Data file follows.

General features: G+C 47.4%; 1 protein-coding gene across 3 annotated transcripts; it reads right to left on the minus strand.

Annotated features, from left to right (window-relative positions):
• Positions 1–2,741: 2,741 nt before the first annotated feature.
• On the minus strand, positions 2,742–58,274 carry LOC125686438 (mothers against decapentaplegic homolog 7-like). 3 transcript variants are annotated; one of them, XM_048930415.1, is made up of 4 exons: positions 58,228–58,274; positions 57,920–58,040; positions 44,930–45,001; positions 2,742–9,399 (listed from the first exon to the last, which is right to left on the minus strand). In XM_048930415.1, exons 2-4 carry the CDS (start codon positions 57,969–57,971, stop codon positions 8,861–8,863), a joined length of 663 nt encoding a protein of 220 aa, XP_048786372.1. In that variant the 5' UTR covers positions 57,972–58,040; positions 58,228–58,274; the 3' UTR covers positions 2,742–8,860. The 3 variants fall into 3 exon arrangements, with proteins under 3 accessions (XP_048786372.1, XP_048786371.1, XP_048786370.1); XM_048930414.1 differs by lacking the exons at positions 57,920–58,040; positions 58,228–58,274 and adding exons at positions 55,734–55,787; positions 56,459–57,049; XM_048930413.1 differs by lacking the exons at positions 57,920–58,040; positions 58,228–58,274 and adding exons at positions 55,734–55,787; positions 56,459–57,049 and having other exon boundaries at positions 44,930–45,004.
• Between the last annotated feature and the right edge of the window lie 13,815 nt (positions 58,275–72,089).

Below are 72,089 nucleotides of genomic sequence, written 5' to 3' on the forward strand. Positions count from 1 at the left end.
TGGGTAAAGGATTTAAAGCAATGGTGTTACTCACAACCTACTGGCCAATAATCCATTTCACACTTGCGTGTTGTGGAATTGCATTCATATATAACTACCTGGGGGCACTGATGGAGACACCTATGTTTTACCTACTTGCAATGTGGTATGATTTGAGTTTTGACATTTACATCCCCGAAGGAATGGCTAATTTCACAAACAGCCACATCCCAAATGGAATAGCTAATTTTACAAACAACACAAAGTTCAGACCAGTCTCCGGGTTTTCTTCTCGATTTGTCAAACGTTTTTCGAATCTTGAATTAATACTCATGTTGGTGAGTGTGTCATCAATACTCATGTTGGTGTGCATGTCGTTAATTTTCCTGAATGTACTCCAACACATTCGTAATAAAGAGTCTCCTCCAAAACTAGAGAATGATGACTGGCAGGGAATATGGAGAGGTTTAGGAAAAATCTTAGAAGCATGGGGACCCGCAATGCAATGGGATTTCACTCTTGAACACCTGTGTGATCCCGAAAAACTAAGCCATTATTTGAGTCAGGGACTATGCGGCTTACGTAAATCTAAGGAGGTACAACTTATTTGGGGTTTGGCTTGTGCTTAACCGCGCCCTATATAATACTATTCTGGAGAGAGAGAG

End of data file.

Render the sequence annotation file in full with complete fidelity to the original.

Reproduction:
General features: G+C 47.4%; 1 protein-coding gene across 3 annotated transcripts; it reads right to left on the minus strand.

Annotated features, from left to right (window-relative positions):
• Positions 1–2,741: 2,741 nt before the first annotated feature.
• On the minus strand, positions 2,742–58,274 carry LOC125686438 (mothers against decapentaplegic homolog 7-like). 3 transcript variants are annotated; one of them, XM_048930415.1, is made up of 4 exons: positions 58,228–58,274; positions 57,920–58,040; positions 44,930–45,001; positions 2,742–9,399 (listed from the first exon to the last, which is right to left on the minus strand). In XM_048930415.1, exons 2-4 carry the CDS (start codon positions 57,969–57,971, stop codon positions 8,861–8,863), a joined length of 663 nt encoding a protein of 220 aa, XP_048786372.1. In that variant the 5' UTR covers positions 57,972–58,040; positions 58,228–58,274; the 3' UTR covers positions 2,742–8,860. The 3 variants fall into 3 exon arrangements, with proteins under 3 accessions (XP_048786372.1, XP_048786371.1, XP_048786370.1); XM_048930414.1 differs by lacking the exons at positions 57,920–58,040; positions 58,228–58,274 and adding exons at positions 55,734–55,787; positions 56,459–57,049; XM_048930413.1 differs by lacking the exons at positions 57,920–58,040; positions 58,228–58,274 and adding exons at positions 55,734–55,787; positions 56,459–57,049 and having other exon boundaries at positions 44,930–45,004.
• Between the last annotated feature and the right edge of the window lie 13,815 nt (positions 58,275–72,089).

Below are 72,089 nucleotides of genomic sequence, written 5' to 3' on the forward strand. Positions count from 1 at the left end.
TGGGTAAAGGATTTAAAGCAATGGTGTTACTCACAACCTACTGGCCAATAATCCATTTCACACTTGCGTGTTGTGGAATTGCATTCATATATAACTACCTGGGGGCACTGATGGAGACACCTATGTTTTACCTACTTGCAATGTGGTATGATTTGAGTTTTGACATTTACATCCCCGAAGGAATGGCTAATTTCACAAACAGCCACATCCCAAATGGAATAGCTAATTTTACAAACAACACAAAGTTCAGACCAGTCTCCGGGTTTTCTTCTCGATTTGTCAAACGTTTTTCGAATCTTGAATTAATACTCATGTTGGTGAGTGTGTCATCAATACTCATGTTGGTGTGCATGTCGTTAATTTTCCTGAATGTACTCCAACACATTCGTAATAAAGAGTCTCCTCCAAAACTAGAGAATGATGACTGGCAGGGAATATGGAGAGGTTTAGGAAAAATCTTAGAAGCATGGGGACCCGCAATGCAATGGGATTTCACTCTTGAACACCTGTGTGATCCCGAAAAACTAAGCCATTATTTGAGTCAGGGACTATGCGGCTTACGTAAATCTAAGGAGGTACAACTTATTTGGGGTTTGGCTTGTGCTTAACCGCGCCCTATATAATACTATTCTGGAGAGAGAGAG